My take on the state of NY wines back in 1971

[NOTE:  –This piece was originally published in the April 1971 issue of Abel Magazine, the motto of which was Panem et Circensis.  The first vineyard in Long Island didn’t even exist until 1973 and the Niagara Escarpment wasn’t even a gleam in a winemaker’s eye.]

American wines can be separated into two categories:  those which are produced in California and those which are not.  The California product is a step-child of the European one.  It resembles the step-parent in both type and taste, and is actually made from European wine-grape varieties.  The non-California product is made primarily from native America grape varieties belonging to the species Vitis labrusca, and resembles most Old-World wines very little.

Among the non-California producers, New York State is far and away the largest and most important.  Its wines are drunk twice as often as imported wines, and its champagnes vie with those of California for market leadership in this country.  Despite the statistics, New York wines remain among the least appreciated of all wines that are consumed by Americans.

One reason for this is that New York producers have established their reputations, by and large, by their “champagnes.”  Their table wines, being in the inexpensive, ordinary category, have hardly been in the the position to acquire the kind of reputation some California producers have gained for their own wines,.  Too many of the Eastern wines, while sound enough, are either sweetened, pasteurized, or even mixed with cheap California wines to get rid of the s0-called “foxy” taste so many wine drinkers find disagreeable.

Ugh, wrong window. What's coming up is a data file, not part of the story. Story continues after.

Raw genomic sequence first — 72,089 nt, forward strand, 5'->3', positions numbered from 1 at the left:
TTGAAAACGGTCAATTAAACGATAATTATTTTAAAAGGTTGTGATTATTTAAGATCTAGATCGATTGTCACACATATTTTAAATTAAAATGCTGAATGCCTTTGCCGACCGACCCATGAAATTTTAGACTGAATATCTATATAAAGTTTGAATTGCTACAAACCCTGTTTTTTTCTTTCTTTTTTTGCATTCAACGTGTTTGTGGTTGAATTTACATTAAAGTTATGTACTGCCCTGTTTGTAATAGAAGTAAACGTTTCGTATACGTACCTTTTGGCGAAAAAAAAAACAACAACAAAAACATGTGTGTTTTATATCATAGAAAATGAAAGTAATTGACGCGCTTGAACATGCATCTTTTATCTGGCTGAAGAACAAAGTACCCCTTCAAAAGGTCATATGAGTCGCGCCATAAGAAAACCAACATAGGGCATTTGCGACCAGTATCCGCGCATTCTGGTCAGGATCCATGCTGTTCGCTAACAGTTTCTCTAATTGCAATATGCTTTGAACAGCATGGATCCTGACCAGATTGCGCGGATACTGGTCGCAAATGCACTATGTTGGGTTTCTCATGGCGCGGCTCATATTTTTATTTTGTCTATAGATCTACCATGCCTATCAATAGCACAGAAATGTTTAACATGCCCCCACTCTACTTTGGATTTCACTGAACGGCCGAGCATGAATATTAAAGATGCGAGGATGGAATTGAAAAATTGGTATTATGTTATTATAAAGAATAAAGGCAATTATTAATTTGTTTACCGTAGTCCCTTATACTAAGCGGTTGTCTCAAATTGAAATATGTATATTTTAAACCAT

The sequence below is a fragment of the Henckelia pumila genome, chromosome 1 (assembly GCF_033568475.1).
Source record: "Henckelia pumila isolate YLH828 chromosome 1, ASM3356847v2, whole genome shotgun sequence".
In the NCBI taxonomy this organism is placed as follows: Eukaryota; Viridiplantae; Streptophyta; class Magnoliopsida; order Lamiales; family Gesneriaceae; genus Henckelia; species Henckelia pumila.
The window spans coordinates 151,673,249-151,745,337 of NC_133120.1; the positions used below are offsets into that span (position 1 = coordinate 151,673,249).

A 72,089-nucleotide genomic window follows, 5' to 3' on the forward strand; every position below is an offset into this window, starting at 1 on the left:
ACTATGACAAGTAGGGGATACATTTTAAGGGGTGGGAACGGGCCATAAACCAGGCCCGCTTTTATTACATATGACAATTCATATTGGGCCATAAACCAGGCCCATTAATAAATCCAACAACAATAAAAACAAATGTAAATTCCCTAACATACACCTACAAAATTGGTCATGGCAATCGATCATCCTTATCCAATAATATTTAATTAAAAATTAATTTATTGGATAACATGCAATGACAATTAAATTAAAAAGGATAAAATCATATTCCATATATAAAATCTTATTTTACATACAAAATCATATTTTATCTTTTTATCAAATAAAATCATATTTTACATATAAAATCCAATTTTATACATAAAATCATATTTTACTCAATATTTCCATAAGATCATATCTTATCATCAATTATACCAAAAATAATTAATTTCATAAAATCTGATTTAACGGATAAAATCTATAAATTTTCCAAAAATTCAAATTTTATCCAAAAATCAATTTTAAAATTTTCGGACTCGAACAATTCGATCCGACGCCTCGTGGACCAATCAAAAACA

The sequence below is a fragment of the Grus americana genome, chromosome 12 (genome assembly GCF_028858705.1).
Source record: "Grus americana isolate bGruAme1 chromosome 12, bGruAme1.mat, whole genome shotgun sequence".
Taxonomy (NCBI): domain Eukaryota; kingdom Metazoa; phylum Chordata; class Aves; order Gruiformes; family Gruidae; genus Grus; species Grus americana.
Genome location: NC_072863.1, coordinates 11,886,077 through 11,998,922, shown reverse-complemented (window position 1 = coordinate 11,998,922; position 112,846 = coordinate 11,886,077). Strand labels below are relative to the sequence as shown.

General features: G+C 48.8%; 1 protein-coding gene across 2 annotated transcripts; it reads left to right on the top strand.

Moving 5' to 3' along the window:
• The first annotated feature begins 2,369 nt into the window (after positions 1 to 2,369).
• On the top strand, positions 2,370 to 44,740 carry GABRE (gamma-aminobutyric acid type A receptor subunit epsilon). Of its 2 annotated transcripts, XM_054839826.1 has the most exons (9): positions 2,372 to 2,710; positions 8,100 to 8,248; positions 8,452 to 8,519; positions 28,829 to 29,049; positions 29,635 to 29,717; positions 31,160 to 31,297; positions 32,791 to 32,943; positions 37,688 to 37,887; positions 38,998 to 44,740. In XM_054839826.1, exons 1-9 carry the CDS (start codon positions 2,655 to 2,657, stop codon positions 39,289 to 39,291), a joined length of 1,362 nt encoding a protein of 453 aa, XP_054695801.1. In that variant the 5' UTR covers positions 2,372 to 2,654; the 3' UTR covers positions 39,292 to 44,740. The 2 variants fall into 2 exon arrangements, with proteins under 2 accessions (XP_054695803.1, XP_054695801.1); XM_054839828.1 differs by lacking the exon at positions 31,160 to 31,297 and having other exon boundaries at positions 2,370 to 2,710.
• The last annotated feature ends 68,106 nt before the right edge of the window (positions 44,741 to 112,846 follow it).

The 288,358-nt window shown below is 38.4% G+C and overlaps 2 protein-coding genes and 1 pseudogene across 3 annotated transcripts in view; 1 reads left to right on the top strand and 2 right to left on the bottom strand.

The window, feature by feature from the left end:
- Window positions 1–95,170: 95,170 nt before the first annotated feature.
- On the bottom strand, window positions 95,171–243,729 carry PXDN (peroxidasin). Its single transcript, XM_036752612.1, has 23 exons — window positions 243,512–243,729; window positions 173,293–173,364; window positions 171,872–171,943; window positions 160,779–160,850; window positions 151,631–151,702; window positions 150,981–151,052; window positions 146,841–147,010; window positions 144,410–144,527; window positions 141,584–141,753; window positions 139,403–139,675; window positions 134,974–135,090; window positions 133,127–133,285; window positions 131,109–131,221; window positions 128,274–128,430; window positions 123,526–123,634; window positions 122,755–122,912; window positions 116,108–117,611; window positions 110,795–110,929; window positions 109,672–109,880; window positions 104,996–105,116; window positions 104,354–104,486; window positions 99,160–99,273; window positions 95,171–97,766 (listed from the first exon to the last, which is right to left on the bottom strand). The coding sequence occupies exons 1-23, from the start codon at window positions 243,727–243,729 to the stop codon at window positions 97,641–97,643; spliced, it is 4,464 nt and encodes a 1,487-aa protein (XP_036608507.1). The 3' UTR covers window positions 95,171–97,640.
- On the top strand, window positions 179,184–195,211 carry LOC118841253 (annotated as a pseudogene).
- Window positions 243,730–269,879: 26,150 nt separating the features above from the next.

There are quality table wines from New York State.  Not being produced in the quantities of the Western state’s vineyards, they are relatively scarce and not very well known.  Most of them are made from recently planted hybrids developed by oenologists such as Louis Seibel of France.  These vines — producing the new varietals such as Chelois, Baco Noir, Aurora, and Dutchess — can suit anyone’s palate.  The reds are distinctly flavored, sound, and good meal accompaniments.  The whites are soft, fruity, and well-balanced — not too sweet, and obviously unsugared.  They are inexpensive as well, rarely costing more than $2.00.

Pleasant Valley PR photo

A memento of my visit to the Pleasant Valley Wine Company. I am in the center, next to Richard Vine, manager, at right.

[Pleasant Valley Wine Co., aka Great Western Winery (established in 1860 and Bonded Winery #1–the first in the United States.)] is the largest and most important of the producers of these wines at present.  Smaller firms like High Tor Vineyards on the Hudson and Boordy Vineyards on Lake Erie produce interesting wines for less than $2.50 a bottle.  Bully Hill’s red and white wines come from the same district [Finger Lakes] as Great Western, but they cost nearly twice as much.

One producer in the Finger Lakes region had the courage to plant pure vinifera strains such as the Pinot Chardonnay, Riesling, and Traminer, and makes really fine wines which you can try if you are willing to pay the price.  Dr. C. Frank’s pioneering efforts under the aegis of Gold Seal Winery has even brought us a remarkable instance of a vintage Riesling Trockenbeerenauslese for $45 a fifth.  Don’t try to find one for hardly any exist.  But $4.50 will buy you his fine Spätlese.

More New York varietal wines will be produced and made available to us.  It is simply a question of time, and of making the producers see that the demand is there.  Eventually, one will not have to be a reverse wine snob in order to drink any New York wine.

 

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